What is Egg Freezing?

Egg Freezing, also known as Oocyte Cryopreservation, has been emerging over the years as an option for women who have had to delay childbearing due to circumstances beyond their control or for women who choose to delay childbearing because the time is not right..
 
This, coupled with the declaration from ASRM that egg freezing is no longer considered experimental, has opened up a new avenue for women seeking to extend their reproductive lives to fit their individual circumstances.  “Most women will never have the cause to use frozen oocytes,” says John S. Rinehart, MD, PhD, JD of Reproductive Medicine Institute. “What this technology provides is the ‘just in case’ scenario. Think of it as an insurance policy.”
 
What is involved?

The process of egg freezing generally involves 3 steps (1) pre testing and assessment of ovarian reserve (2) ovarian stimulation and (3) oocyte retrieval followed by cryopreservation. 

Pre testing and Assessment of Ovarian Reserve

Prior to the start of treatment, your Team RMI physician will test your ovarian reserve.   Ovarian reserve tests include a set blood work and ultrasound which will not only help your provider design your unique ovarian stimulation protocol, but will also give some insight into your response to fertility medications and the number of cycles required to cryopreserve an adequate number of eggs.

Ovarian Stimulation

During ovarian stimulation, injections of follicle stimulating hormone (FSH) and a combination of FSH and Leutinizing hormone (hMG) to stimulate follicle development will be administered.  During this time, blood work and ultrasounds are used to monitor follicle development. Once an adequate number of follicles have been recruited, a final trigger injection, which help to mature and release the eggs within the follicles, is administered and an ultrasound guided oocyte retrieval is performed 36 hours later.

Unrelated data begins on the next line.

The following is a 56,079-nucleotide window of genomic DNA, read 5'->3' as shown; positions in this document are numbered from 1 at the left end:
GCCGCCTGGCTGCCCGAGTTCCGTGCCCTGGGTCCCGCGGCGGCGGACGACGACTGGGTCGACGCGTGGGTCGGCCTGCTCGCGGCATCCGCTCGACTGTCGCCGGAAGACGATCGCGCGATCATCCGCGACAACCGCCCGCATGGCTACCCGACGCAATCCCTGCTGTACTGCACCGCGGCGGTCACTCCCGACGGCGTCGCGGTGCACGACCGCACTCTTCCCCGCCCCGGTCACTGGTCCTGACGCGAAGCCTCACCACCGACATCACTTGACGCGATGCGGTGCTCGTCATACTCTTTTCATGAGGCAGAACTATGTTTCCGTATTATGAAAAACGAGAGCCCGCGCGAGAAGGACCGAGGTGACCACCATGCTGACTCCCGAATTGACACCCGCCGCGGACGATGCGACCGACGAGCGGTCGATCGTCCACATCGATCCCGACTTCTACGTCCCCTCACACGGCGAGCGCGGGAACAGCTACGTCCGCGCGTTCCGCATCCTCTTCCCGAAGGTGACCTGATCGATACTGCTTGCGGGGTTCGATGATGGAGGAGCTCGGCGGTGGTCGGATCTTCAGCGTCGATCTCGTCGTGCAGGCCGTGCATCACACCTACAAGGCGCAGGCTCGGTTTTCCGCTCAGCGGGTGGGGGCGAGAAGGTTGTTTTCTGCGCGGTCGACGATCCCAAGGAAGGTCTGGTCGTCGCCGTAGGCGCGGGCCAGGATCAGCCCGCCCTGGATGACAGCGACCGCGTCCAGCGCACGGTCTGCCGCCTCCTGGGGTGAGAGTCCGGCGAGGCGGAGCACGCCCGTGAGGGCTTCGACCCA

Oocyte Retrieval and Cryopreservation

The ultrasound guided oocyte retrieval is considered a minimally invasive procedure and requires light sedation.  On the day of the retrieval, the mature eggs are then vitrified.    
 
What are the Risks?

Historically, fertilization and pregnancy rates resulting from frozen eggs have been low, but, advances in the cryopreservation of embryos, oocytes and ovarian tissue, primarily due to the use of the vitrification process, have shown dramatic improvement. Increased data taken from established pregnancies and deliveries from cryopreserved eggs have been reassuring, showing little difference thus far in chromosomal or genetic abnormalities, than found in the control group.

 

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